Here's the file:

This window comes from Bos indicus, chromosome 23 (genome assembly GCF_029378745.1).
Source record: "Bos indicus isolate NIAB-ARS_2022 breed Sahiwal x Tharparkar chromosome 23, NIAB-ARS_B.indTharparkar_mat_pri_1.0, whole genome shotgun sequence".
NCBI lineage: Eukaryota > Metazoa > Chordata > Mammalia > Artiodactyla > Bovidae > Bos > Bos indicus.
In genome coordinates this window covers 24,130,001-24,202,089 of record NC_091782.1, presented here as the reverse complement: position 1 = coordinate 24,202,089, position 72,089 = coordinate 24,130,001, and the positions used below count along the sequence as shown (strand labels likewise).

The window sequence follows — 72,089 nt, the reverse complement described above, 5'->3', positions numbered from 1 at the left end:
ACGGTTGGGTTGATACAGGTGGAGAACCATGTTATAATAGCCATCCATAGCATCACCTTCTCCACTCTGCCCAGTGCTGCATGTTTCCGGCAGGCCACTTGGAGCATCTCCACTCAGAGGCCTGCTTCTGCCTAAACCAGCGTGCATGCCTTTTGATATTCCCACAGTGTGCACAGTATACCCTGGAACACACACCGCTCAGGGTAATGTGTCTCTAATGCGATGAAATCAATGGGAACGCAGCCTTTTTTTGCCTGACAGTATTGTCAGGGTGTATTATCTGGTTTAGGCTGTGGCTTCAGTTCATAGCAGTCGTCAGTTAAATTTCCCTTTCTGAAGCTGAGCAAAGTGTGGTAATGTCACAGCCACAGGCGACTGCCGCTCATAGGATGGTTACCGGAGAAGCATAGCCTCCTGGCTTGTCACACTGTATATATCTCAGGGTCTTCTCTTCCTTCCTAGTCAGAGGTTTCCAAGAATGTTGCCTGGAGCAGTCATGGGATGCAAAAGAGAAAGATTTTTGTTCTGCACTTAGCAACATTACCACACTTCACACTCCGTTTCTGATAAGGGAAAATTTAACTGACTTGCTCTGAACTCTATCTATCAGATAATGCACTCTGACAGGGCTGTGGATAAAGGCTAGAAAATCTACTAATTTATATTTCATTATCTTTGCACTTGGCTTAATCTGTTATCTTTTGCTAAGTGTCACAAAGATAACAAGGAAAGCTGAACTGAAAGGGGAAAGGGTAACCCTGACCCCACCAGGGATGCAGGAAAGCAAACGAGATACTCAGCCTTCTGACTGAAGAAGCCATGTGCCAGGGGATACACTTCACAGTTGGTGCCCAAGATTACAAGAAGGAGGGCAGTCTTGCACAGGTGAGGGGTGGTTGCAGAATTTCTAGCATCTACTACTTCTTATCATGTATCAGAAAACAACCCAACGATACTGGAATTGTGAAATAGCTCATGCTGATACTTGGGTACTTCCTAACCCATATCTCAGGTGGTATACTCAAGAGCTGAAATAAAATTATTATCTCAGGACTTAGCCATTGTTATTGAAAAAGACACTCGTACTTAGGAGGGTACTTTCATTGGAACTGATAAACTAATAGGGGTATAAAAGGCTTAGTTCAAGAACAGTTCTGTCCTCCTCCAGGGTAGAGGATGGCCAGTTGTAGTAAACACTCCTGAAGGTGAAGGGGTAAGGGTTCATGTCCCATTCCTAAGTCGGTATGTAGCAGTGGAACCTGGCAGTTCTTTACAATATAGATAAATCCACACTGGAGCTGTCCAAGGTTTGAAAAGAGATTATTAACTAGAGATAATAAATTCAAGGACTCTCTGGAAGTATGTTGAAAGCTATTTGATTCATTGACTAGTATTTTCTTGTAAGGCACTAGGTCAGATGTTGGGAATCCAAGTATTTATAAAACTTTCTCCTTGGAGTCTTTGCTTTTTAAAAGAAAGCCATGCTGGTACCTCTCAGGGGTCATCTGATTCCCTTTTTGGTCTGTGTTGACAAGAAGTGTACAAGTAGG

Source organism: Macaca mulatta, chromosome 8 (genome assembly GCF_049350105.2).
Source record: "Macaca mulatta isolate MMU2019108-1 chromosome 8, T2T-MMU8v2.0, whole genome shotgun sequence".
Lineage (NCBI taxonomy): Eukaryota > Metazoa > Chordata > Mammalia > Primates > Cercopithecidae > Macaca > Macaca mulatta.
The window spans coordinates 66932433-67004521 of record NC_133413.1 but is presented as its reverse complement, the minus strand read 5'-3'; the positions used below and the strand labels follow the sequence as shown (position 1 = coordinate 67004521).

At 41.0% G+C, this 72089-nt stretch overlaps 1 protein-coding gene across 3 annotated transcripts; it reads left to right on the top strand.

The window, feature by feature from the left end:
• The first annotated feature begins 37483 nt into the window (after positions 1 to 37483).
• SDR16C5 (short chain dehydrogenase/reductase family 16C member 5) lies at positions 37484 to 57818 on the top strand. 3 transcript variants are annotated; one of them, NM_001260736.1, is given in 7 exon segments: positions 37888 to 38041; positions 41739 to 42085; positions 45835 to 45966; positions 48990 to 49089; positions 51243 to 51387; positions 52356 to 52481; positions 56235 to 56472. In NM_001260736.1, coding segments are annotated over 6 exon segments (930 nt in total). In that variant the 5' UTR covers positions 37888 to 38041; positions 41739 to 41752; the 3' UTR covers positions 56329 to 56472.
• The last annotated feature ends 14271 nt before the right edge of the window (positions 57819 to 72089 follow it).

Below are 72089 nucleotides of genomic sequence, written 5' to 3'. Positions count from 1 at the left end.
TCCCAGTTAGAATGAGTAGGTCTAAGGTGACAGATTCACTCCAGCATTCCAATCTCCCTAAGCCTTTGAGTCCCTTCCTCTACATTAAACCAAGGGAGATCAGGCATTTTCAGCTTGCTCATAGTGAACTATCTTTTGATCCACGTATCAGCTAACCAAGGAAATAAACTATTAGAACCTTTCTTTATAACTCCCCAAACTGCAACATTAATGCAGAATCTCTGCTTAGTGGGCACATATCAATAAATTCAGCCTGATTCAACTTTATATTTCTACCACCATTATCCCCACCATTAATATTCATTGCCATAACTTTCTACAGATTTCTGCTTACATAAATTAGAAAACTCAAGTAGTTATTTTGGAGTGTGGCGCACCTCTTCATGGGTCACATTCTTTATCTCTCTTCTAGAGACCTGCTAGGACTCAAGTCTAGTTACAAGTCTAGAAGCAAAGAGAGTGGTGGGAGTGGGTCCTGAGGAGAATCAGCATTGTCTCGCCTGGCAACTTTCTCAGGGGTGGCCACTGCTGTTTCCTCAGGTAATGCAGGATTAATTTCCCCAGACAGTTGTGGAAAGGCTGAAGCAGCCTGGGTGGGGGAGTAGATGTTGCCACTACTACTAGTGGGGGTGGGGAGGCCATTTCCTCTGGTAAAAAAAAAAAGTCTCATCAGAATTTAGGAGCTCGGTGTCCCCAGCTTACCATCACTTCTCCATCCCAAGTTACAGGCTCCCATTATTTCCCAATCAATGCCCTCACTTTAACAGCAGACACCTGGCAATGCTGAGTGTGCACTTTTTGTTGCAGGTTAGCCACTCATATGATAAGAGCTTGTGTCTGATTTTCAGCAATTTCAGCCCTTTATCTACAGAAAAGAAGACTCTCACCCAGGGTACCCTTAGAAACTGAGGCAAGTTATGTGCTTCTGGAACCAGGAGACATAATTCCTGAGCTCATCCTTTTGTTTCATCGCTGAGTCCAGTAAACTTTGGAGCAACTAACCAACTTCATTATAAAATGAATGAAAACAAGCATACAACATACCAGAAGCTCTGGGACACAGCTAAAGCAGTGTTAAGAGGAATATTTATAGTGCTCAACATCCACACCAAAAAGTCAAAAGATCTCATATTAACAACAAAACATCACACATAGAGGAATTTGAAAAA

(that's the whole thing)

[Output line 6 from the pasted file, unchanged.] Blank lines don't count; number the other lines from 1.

ACGGTTGGGTTGATACAGGTGGAGAACCATGTTATAATAGCCATCCATAGCATCACCTTCTCCACTCTGCCCAGTGCTGCATGTTTCCGGCAGGCCACTTGGAGCATCTCCACTCAGAGGCCTGCTTCTGCCTAAACCAGCGTGCATGCCTTTTGATATTCCCACAGTGTGCACAGTATACCCTGGAACACACACCGCTCAGGGTAATGTGTCTCTAATGCGATGAAATCAATGGGAACGCAGCCTTTTTTTGCCTGACAGTATTGTCAGGGTGTATTATCTGGTTTAGGCTGTGGCTTCAGTTCATAGCAGTCGTCAGTTAAATTTCCCTTTCTGAAGCTGAGCAAAGTGTGGTAATGTCACAGCCACAGGCGACTGCCGCTCATAGGATGGTTACCGGAGAAGCATAGCCTCCTGGCTTGTCACACTGTATATATCTCAGGGTCTTCTCTTCCTTCCTAGTCAGAGGTTTCCAAGAATGTTGCCTGGAGCAGTCATGGGATGCAAAAGAGAAAGATTTTTGTTCTGCACTTAGCAACATTACCACACTTCACACTCCGTTTCTGATAAGGGAAAATTTAACTGACTTGCTCTGAACTCTATCTATCAGATAATGCACTCTGACAGGGCTGTGGATAAAGGCTAGAAAATCTACTAATTTATATTTCATTATCTTTGCACTTGGCTTAATCTGTTATCTTTTGCTAAGTGTCACAAAGATAACAAGGAAAGCTGAACTGAAAGGGGAAAGGGTAACCCTGACCCCACCAGGGATGCAGGAAAGCAAACGAGATACTCAGCCTTCTGACTGAAGAAGCCATGTGCCAGGGGATACACTTCACAGTTGGTGCCCAAGATTACAAGAAGGAGGGCAGTCTTGCACAGGTGAGGGGTGGTTGCAGAATTTCTAGCATCTACTACTTCTTATCATGTATCAGAAAACAACCCAACGATACTGGAATTGTGAAATAGCTCATGCTGATACTTGGGTACTTCCTAACCCATATCTCAGGTGGTATACTCAAGAGCTGAAATAAAATTATTATCTCAGGACTTAGCCATTGTTATTGAAAAAGACACTCGTACTTAGGAGGGTACTTTCATTGGAACTGATAAACTAATAGGGGTATAAAAGGCTTAGTTCAAGAACAGTTCTGTCCTCCTCCAGGGTAGAGGATGGCCAGTTGTAGTAAACACTCCTGAAGGTGAAGGGGTAAGGGTTCATGTCCCATTCCTAAGTCGGTATGTAGCAGTGGAACCTGGCAGTTCTTTACAATATAGATAAATCCACACTGGAGCTGTCCAAGGTTTGAAAAGAGATTATTAACTAGAGATAATAAATTCAAGGACTCTCTGGAAGTATGTTGAAAGCTATTTGATTCATTGACTAGTATTTTCTTGTAAGGCACTAGGTCAGATGTTGGGAATCCAAGTATTTATAAAACTTTCTCCTTGGAGTCTTTGCTTTTTAAAAGAAAGCCATGCTGGTACCTCTCAGGGGTCATCTGATTCCCTTTTTGGTCTGTGTTGACAAGAAGTGTACAAGTAGG